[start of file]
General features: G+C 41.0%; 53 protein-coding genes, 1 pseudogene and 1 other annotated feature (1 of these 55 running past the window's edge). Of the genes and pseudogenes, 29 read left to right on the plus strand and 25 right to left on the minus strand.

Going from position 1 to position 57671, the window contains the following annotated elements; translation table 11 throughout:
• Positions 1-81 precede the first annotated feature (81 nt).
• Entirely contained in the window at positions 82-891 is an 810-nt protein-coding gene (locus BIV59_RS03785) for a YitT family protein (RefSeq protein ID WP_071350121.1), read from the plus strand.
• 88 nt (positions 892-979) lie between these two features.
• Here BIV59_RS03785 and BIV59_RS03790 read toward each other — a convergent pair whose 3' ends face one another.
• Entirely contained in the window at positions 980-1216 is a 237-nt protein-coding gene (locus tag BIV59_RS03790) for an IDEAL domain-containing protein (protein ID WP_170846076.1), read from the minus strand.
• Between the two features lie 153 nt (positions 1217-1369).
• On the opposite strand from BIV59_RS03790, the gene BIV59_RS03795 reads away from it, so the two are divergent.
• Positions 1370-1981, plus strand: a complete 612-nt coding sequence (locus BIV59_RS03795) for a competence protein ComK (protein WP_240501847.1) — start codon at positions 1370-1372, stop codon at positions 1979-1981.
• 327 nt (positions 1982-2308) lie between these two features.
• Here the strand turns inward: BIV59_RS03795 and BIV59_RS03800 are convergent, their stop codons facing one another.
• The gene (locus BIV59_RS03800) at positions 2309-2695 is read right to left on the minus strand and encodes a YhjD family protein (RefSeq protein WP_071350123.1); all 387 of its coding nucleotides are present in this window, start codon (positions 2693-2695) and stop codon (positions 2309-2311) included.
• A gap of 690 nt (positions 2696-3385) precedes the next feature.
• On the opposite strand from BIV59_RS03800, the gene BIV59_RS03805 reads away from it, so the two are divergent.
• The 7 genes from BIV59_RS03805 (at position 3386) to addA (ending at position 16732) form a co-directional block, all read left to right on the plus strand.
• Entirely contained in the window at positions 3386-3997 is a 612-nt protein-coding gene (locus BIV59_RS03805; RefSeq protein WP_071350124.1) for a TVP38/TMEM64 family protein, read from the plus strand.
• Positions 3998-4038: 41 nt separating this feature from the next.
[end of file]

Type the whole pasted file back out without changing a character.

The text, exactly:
General features: G+C 41.0%; 53 protein-coding genes, 1 pseudogene and 1 other annotated feature (1 of these 55 running past the window's edge). Of the genes and pseudogenes, 29 read left to right on the plus strand and 25 right to left on the minus strand.

Going from position 1 to position 57671, the window contains the following annotated elements; translation table 11 throughout:
• Positions 1-81 precede the first annotated feature (81 nt).
• Entirely contained in the window at positions 82-891 is an 810-nt protein-coding gene (locus BIV59_RS03785) for a YitT family protein (RefSeq protein ID WP_071350121.1), read from the plus strand.
• 88 nt (positions 892-979) lie between these two features.
• Here BIV59_RS03785 and BIV59_RS03790 read toward each other — a convergent pair whose 3' ends face one another.
• Entirely contained in the window at positions 980-1216 is a 237-nt protein-coding gene (locus tag BIV59_RS03790) for an IDEAL domain-containing protein (protein ID WP_170846076.1), read from the minus strand.
• Between the two features lie 153 nt (positions 1217-1369).
• On the opposite strand from BIV59_RS03790, the gene BIV59_RS03795 reads away from it, so the two are divergent.
• Positions 1370-1981, plus strand: a complete 612-nt coding sequence (locus BIV59_RS03795) for a competence protein ComK (protein WP_240501847.1) — start codon at positions 1370-1372, stop codon at positions 1979-1981.
• 327 nt (positions 1982-2308) lie between these two features.
• Here the strand turns inward: BIV59_RS03795 and BIV59_RS03800 are convergent, their stop codons facing one another.
• The gene (locus BIV59_RS03800) at positions 2309-2695 is read right to left on the minus strand and encodes a YhjD family protein (RefSeq protein WP_071350123.1); all 387 of its coding nucleotides are present in this window, start codon (positions 2693-2695) and stop codon (positions 2309-2311) included.
• A gap of 690 nt (positions 2696-3385) precedes the next feature.
• On the opposite strand from BIV59_RS03800, the gene BIV59_RS03805 reads away from it, so the two are divergent.
• The 7 genes from BIV59_RS03805 (at position 3386) to addA (ending at position 16732) form a co-directional block, all read left to right on the plus strand.
• Entirely contained in the window at positions 3386-3997 is a 612-nt protein-coding gene (locus BIV59_RS03805; RefSeq protein WP_071350124.1) for a TVP38/TMEM64 family protein, read from the plus strand.
• Positions 3998-4038: 41 nt separating this feature from the next.